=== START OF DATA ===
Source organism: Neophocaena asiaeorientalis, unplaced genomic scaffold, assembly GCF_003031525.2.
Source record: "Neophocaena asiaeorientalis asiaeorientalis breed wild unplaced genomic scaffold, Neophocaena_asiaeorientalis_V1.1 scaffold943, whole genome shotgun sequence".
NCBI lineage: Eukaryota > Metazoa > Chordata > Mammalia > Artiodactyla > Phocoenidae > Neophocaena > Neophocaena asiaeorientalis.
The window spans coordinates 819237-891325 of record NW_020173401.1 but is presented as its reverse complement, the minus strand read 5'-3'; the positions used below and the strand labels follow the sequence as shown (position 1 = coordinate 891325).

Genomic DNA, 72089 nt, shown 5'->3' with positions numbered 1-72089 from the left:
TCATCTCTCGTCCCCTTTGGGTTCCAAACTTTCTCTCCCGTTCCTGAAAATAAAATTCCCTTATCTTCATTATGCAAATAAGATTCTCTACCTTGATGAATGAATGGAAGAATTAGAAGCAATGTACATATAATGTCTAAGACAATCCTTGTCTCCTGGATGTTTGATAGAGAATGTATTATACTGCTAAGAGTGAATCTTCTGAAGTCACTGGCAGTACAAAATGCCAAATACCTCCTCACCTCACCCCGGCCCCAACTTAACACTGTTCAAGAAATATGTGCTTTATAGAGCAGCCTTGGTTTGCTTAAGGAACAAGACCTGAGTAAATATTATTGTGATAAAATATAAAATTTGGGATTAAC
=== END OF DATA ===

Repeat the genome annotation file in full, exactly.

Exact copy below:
Source organism: Neophocaena asiaeorientalis, unplaced genomic scaffold, assembly GCF_003031525.2.
Source record: "Neophocaena asiaeorientalis asiaeorientalis breed wild unplaced genomic scaffold, Neophocaena_asiaeorientalis_V1.1 scaffold943, whole genome shotgun sequence".
NCBI lineage: Eukaryota > Metazoa > Chordata > Mammalia > Artiodactyla > Phocoenidae > Neophocaena > Neophocaena asiaeorientalis.
The window spans coordinates 819237-891325 of record NW_020173401.1 but is presented as its reverse complement, the minus strand read 5'-3'; the positions used below and the strand labels follow the sequence as shown (position 1 = coordinate 891325).

Genomic DNA, 72089 nt, shown 5'->3' with positions numbered 1-72089 from the left:
TCATCTCTCGTCCCCTTTGGGTTCCAAACTTTCTCTCCCGTTCCTGAAAATAAAATTCCCTTATCTTCATTATGCAAATAAGATTCTCTACCTTGATGAATGAATGGAAGAATTAGAAGCAATGTACATATAATGTCTAAGACAATCCTTGTCTCCTGGATGTTTGATAGAGAATGTATTATACTGCTAAGAGTGAATCTTCTGAAGTCACTGGCAGTACAAAATGCCAAATACCTCCTCACCTCACCCCGGCCCCAACTTAACACTGTTCAAGAAATATGTGCTTTATAGAGCAGCCTTGGTTTGCTTAAGGAACAAGACCTGAGTAAATATTATTGTGATAAAATATAAAATTTGGGATTAAC